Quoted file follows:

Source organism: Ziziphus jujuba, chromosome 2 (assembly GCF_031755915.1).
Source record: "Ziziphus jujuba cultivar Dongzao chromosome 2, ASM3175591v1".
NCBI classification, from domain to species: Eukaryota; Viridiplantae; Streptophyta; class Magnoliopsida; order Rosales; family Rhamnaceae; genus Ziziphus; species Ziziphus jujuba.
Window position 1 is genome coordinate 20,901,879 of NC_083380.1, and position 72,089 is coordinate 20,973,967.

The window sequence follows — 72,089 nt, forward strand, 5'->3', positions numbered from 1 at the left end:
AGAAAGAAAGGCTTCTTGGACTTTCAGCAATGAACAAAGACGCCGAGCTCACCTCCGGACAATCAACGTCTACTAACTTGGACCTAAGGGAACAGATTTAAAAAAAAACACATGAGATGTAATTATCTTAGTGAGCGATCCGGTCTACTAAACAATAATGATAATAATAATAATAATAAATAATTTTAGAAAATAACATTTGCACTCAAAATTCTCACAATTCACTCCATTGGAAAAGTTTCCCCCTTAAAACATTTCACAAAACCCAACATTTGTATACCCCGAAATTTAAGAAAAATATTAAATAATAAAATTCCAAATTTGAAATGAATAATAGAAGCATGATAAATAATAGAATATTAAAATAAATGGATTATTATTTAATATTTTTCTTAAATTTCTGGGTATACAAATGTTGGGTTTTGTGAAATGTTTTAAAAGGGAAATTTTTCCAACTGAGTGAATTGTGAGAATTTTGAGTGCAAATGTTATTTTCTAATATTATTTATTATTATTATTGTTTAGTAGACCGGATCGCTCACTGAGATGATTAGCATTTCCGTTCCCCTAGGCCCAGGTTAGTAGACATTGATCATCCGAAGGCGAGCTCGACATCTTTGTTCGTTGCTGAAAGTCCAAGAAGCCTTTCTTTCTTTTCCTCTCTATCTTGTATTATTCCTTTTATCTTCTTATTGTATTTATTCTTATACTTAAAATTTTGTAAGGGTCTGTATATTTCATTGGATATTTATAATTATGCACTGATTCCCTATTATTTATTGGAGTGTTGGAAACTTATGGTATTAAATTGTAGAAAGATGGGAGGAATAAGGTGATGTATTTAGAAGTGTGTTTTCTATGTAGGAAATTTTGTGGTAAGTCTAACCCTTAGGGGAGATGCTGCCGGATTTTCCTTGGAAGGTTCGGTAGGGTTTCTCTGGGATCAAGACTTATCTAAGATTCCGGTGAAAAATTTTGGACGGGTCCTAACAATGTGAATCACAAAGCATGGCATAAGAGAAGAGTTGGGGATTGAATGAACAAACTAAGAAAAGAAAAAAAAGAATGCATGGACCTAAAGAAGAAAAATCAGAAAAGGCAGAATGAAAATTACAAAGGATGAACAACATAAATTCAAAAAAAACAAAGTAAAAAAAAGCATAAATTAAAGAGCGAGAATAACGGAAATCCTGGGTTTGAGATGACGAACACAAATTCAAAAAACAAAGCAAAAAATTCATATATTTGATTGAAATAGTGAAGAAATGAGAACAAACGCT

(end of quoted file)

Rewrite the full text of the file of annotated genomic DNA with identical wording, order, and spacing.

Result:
Source organism: Ziziphus jujuba, chromosome 2 (assembly GCF_031755915.1).
Source record: "Ziziphus jujuba cultivar Dongzao chromosome 2, ASM3175591v1".
NCBI classification, from domain to species: Eukaryota; Viridiplantae; Streptophyta; class Magnoliopsida; order Rosales; family Rhamnaceae; genus Ziziphus; species Ziziphus jujuba.
Window position 1 is genome coordinate 20,901,879 of NC_083380.1, and position 72,089 is coordinate 20,973,967.

The window sequence follows — 72,089 nt, forward strand, 5'->3', positions numbered from 1 at the left end:
AGAAAGAAAGGCTTCTTGGACTTTCAGCAATGAACAAAGACGCCGAGCTCACCTCCGGACAATCAACGTCTACTAACTTGGACCTAAGGGAACAGATTTAAAAAAAAACACATGAGATGTAATTATCTTAGTGAGCGATCCGGTCTACTAAACAATAATGATAATAATAATAATAATAAATAATTTTAGAAAATAACATTTGCACTCAAAATTCTCACAATTCACTCCATTGGAAAAGTTTCCCCCTTAAAACATTTCACAAAACCCAACATTTGTATACCCCGAAATTTAAGAAAAATATTAAATAATAAAATTCCAAATTTGAAATGAATAATAGAAGCATGATAAATAATAGAATATTAAAATAAATGGATTATTATTTAATATTTTTCTTAAATTTCTGGGTATACAAATGTTGGGTTTTGTGAAATGTTTTAAAAGGGAAATTTTTCCAACTGAGTGAATTGTGAGAATTTTGAGTGCAAATGTTATTTTCTAATATTATTTATTATTATTATTGTTTAGTAGACCGGATCGCTCACTGAGATGATTAGCATTTCCGTTCCCCTAGGCCCAGGTTAGTAGACATTGATCATCCGAAGGCGAGCTCGACATCTTTGTTCGTTGCTGAAAGTCCAAGAAGCCTTTCTTTCTTTTCCTCTCTATCTTGTATTATTCCTTTTATCTTCTTATTGTATTTATTCTTATACTTAAAATTTTGTAAGGGTCTGTATATTTCATTGGATATTTATAATTATGCACTGATTCCCTATTATTTATTGGAGTGTTGGAAACTTATGGTATTAAATTGTAGAAAGATGGGAGGAATAAGGTGATGTATTTAGAAGTGTGTTTTCTATGTAGGAAATTTTGTGGTAAGTCTAACCCTTAGGGGAGATGCTGCCGGATTTTCCTTGGAAGGTTCGGTAGGGTTTCTCTGGGATCAAGACTTATCTAAGATTCCGGTGAAAAATTTTGGACGGGTCCTAACAATGTGAATCACAAAGCATGGCATAAGAGAAGAGTTGGGGATTGAATGAACAAACTAAGAAAAGAAAAAAAAGAATGCATGGACCTAAAGAAGAAAAATCAGAAAAGGCAGAATGAAAATTACAAAGGATGAACAACATAAATTCAAAAAAAACAAAGTAAAAAAAAGCATAAATTAAAGAGCGAGAATAACGGAAATCCTGGGTTTGAGATGACGAACACAAATTCAAAAAACAAAGCAAAAAATTCATATATTTGATTGAAATAGTGAAGAAATGAGAACAAACGCT